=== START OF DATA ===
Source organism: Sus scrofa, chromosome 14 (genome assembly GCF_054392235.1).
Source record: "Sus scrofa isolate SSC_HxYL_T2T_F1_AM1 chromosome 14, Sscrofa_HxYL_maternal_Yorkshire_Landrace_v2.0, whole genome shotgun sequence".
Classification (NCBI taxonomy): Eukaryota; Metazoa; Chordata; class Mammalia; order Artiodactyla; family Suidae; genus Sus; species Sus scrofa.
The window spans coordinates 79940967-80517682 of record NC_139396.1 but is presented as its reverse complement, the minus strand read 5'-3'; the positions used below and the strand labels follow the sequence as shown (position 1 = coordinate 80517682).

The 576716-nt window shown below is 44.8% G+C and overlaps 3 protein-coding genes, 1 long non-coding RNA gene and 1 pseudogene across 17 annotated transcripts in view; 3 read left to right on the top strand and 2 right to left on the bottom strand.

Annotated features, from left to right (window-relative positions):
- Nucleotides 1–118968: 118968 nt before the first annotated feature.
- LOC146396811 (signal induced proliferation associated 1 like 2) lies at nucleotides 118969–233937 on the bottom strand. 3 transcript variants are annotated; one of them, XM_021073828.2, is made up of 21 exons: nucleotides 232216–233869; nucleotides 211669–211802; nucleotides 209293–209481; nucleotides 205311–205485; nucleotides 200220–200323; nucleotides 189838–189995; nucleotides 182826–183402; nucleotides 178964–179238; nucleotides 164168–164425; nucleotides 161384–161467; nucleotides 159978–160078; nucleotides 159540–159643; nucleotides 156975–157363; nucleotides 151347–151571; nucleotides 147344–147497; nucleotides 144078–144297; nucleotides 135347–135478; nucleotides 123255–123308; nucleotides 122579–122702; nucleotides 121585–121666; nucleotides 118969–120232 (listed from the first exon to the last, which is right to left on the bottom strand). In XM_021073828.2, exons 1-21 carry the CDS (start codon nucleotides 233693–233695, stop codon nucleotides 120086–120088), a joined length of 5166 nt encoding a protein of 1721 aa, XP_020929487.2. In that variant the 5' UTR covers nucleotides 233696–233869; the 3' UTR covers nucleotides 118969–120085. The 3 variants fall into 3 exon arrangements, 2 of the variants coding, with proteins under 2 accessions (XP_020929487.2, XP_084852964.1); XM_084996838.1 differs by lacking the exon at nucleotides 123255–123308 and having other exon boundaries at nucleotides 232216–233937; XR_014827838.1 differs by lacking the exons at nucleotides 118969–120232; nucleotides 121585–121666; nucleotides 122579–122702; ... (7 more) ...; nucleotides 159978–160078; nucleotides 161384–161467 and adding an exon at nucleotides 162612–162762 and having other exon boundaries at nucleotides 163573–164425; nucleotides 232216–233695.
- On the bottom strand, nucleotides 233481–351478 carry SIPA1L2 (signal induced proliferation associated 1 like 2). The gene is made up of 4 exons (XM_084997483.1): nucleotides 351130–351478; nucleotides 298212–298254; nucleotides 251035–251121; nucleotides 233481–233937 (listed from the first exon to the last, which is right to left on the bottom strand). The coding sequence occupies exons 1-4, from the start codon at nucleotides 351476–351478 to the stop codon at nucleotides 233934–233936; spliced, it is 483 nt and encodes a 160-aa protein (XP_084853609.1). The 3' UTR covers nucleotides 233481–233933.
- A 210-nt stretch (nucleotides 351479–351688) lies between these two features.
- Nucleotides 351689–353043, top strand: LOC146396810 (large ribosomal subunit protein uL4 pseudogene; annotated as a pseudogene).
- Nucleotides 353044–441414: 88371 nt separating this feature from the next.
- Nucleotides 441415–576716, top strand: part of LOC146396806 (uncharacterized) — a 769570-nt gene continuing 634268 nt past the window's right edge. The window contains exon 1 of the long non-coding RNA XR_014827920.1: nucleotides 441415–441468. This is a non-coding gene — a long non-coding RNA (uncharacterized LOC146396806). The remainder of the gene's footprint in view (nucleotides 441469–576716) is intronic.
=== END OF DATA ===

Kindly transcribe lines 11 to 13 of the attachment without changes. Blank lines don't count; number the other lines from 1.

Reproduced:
- Nucleotides 351689–353043, top strand: LOC146396810 (large ribosomal subunit protein uL4 pseudogene; annotated as a pseudogene).
- Nucleotides 353044–441414: 88371 nt separating this feature from the next.
- Nucleotides 441415–576716, top strand: part of LOC146396806 (uncharacterized) — a 769570-nt gene continuing 634268 nt past the window's right edge. The window contains exon 1 of the long non-coding RNA XR_014827920.1: nucleotides 441415–441468. This is a non-coding gene — a long non-coding RNA (uncharacterized LOC146396806). The remainder of the gene's footprint in view (nucleotides 441469–576716) is intronic.